Two scholars take aim at the final results from the Bill & Melinda Gates Foundation’s Measures of Effective Teaching project in a, saying the data offer little insight into how teacher-evaluation systems should be structured.
The massive MET study concluded early this year, with Gates officials recommending that districts use a combination of a “value added” measure, classroom observations, and student surveys to evaluate teachers. Through a random-assignment component, the study also found that indicators based heavily on value-added calculations accurately predicted future teacher performance.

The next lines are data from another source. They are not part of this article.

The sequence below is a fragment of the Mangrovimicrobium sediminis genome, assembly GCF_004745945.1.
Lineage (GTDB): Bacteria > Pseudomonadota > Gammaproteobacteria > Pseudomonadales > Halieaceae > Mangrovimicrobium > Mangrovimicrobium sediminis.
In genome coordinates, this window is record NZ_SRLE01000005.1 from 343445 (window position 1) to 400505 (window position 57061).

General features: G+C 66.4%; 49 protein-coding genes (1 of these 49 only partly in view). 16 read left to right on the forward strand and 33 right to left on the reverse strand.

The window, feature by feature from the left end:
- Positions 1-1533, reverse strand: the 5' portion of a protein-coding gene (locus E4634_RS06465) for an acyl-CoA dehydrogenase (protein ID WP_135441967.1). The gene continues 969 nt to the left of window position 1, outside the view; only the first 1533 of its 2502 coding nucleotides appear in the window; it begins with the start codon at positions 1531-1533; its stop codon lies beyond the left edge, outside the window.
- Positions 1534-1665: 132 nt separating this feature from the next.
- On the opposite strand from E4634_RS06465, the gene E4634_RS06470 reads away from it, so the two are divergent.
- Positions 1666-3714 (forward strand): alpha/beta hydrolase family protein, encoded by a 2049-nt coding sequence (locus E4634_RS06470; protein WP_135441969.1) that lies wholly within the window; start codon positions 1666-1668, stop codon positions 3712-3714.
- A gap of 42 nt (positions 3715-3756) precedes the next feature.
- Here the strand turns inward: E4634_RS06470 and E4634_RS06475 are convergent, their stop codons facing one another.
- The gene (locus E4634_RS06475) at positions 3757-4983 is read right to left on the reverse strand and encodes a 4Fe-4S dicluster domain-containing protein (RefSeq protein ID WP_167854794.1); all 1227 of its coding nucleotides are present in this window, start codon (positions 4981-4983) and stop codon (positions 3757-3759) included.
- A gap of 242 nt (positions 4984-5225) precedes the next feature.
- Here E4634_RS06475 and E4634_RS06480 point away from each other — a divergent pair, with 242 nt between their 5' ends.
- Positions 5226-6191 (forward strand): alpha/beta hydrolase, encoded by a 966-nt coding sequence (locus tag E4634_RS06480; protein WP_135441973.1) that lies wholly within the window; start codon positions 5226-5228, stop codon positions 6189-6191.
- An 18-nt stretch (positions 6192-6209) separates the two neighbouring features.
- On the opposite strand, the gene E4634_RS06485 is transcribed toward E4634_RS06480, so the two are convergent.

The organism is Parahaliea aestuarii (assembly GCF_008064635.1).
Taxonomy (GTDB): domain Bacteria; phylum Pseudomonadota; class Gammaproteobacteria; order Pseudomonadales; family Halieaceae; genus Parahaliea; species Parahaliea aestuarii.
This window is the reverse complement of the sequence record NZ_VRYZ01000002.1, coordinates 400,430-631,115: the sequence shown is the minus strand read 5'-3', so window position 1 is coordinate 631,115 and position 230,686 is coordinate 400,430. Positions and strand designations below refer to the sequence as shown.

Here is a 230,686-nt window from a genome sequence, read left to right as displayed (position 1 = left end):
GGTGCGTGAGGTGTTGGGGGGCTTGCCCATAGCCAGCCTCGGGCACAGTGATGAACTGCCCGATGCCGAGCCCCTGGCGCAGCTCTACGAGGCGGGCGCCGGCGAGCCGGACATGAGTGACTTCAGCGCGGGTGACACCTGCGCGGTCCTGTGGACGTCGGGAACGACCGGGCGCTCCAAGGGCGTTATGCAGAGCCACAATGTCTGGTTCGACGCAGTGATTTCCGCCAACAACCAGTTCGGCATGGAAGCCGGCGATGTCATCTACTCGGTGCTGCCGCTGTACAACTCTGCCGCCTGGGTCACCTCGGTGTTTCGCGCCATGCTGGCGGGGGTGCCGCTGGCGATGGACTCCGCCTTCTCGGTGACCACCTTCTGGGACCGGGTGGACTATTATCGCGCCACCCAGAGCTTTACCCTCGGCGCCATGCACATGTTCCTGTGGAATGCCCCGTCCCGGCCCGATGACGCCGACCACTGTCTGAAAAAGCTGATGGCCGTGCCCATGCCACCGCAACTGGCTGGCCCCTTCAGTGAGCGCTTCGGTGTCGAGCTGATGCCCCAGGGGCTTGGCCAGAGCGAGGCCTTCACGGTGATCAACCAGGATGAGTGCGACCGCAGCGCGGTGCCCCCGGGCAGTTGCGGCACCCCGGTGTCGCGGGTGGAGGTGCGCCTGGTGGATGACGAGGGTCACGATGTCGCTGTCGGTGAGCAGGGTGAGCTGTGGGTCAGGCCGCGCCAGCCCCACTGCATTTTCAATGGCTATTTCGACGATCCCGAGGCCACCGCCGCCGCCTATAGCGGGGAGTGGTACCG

But Jesse Rothstein and William J. Mathis, writing for the National Education Policy Center at the University of Colorado at Boulder, argue that large rates of noncompliance with that part of the study and problems with the comparison groups mean the results can’t be generalized to teachers at large.
A version of this article appeared in the February 06, 2013 edition of Education Week as Teacher Evaluation